The Taos Revolt
The Taos Revolt was a January 1847 popular insurrection by Puebloan and Hispano allies against the U.S. occupation of New Mexico during the Mexican-American War. In every battle between the United States Army and militia and the Hispano and Puebloan rebels, the U.S. forces crushed the rebellion and the rebels soon abandoned open warfare. The rebellion began fermenting in August 1846, when U.S. forces under the command of Stephen Watts Kearny invaded New Mexico and captured Santa Fe without firing a shot. Kearny left for California, and left Colonel Sterling Price in command, who, in turn, appointed Charles Bent as New Mexico's first territorial governor. Many New Mexicans did not believe Governor Manuel Armijo made the right decision in surrendering to U.S. forces without a fight. They also resented how U.S. soldiers treated them, as they chose to act like conquerors. New Mexicans also feared that their land titles would not be recognized by the United States.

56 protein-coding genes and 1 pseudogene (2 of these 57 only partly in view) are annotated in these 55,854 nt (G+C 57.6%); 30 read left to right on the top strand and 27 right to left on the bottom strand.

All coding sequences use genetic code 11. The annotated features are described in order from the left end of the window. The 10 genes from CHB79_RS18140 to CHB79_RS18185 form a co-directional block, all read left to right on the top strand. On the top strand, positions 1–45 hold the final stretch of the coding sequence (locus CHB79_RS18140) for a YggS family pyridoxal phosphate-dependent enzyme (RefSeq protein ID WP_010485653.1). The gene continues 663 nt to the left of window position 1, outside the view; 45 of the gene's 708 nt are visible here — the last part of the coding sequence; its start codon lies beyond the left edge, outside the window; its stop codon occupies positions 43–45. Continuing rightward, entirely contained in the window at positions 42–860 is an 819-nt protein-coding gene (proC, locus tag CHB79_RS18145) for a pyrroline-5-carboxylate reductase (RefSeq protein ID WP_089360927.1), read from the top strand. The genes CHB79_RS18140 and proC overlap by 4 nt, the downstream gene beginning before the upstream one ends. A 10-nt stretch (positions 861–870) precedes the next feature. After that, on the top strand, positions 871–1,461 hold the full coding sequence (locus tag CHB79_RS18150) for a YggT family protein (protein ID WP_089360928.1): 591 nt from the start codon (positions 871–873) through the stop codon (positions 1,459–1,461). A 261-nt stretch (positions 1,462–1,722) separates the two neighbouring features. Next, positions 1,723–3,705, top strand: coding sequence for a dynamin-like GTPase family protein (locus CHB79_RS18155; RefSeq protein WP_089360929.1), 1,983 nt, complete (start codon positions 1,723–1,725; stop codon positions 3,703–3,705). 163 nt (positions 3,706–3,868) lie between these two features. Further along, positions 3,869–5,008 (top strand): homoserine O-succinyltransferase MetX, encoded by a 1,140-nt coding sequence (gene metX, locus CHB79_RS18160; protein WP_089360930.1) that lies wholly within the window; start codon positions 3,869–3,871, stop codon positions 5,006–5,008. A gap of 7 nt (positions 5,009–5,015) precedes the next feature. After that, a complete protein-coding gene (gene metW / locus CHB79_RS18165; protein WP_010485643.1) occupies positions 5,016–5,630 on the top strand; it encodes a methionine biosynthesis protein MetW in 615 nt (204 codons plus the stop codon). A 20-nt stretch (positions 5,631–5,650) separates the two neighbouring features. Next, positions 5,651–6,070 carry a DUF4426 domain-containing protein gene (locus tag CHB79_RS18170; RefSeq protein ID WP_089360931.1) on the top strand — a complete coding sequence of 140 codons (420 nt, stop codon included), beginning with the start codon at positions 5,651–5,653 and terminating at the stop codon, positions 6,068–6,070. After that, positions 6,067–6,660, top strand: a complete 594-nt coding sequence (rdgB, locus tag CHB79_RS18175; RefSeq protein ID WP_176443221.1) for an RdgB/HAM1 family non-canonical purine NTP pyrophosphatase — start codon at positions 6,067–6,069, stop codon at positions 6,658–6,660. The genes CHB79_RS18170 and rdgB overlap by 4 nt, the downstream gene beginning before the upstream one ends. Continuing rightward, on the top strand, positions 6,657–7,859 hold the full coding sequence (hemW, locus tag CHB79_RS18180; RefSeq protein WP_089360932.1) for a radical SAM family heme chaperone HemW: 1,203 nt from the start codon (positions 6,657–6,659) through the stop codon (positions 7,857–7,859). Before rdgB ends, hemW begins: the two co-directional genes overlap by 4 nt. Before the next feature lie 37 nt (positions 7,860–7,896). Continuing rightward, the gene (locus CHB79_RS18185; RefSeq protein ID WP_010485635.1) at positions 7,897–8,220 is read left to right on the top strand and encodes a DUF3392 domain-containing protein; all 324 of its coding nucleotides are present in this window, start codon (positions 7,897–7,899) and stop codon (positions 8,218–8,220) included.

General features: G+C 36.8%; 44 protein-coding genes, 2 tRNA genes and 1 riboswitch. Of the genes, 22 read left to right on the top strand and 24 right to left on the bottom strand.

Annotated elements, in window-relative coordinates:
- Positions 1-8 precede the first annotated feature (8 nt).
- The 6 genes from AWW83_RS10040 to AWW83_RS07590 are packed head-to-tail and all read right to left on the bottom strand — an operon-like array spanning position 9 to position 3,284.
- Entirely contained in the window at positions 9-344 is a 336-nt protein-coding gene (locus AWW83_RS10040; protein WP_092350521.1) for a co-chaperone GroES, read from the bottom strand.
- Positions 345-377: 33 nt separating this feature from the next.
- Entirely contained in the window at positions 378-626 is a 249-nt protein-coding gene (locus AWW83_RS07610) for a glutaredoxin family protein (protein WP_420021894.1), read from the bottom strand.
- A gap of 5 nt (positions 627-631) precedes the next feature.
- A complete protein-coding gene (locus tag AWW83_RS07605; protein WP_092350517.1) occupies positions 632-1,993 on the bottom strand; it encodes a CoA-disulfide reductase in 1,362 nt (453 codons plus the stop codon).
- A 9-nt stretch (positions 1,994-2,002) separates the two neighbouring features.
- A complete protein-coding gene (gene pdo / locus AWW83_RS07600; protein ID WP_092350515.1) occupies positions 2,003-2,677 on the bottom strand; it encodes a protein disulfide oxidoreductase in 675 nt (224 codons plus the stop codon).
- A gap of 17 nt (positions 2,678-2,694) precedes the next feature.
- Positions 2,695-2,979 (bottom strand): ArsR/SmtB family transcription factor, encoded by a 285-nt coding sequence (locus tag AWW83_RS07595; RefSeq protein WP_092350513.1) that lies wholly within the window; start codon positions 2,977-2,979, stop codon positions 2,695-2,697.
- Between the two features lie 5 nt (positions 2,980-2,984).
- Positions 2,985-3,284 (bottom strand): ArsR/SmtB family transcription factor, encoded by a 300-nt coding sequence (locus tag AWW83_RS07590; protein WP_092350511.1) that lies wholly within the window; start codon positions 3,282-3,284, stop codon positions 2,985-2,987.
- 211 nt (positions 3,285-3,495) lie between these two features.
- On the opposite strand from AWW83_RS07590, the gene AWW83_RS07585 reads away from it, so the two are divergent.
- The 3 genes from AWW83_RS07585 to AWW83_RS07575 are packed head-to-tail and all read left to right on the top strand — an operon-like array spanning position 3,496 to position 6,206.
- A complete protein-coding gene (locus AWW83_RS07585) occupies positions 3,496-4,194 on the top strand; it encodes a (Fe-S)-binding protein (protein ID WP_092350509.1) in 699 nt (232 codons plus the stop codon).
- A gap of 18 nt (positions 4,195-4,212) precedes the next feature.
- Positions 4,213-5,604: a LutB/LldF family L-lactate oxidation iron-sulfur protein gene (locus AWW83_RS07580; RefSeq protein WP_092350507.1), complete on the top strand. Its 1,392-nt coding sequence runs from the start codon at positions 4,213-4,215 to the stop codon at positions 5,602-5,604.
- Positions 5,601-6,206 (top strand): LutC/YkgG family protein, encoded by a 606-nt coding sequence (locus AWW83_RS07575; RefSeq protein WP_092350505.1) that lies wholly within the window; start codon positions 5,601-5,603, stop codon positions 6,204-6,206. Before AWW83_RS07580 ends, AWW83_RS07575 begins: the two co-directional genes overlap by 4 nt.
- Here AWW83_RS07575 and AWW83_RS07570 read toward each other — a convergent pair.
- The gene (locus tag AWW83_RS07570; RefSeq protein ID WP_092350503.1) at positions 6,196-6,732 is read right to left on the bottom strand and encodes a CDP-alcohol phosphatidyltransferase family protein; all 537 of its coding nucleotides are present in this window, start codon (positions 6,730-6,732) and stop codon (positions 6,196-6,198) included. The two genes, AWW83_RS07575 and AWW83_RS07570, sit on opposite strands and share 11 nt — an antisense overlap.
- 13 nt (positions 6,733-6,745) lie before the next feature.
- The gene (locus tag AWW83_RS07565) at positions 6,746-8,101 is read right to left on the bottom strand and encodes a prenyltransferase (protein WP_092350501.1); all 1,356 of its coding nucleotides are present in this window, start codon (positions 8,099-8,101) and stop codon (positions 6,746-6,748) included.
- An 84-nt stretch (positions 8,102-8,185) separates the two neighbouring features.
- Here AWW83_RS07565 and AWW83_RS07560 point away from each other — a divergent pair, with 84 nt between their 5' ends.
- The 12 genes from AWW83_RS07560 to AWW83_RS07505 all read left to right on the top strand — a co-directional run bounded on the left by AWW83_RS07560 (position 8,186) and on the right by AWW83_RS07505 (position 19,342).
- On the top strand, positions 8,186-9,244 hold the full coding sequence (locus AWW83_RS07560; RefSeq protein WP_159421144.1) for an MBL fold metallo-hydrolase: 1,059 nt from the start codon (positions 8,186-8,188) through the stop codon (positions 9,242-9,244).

Thus, when violence ignited on the morning of January 19, 1847, plenty of animosity was felt by the insurrectionists and their supporters. The revolt began in Don Fernando de Taos (present-day Taos, New Mexico) and was led by Pablo Montoya, a Hispano, and Tomás Romero, a Taos Puebloan. A Native American force, led by Romero, broke into Governor Bent's house and shot him with arrows and scalped him in front of his family. Bent survived the attack, and he and his family dug through the walls of their house into the house next door. When the insurrectionists discovered this, they killed Bent, but spared his wife and children. The following day, a force of approximately 500 Hispanos and Puebloans attacked Simeon Turley's mill in Arroyo Hondo, which was located a few miles outside Taos. An employee at the mill saw them coming and immediately left for Santa Fe to seek help from the occupying U.S. forces. Of the ten men left to defend the mill, only two survived by escaping under the cover of darkness on foot. That same day, seven or eight American traders were killed on their way to Missouri.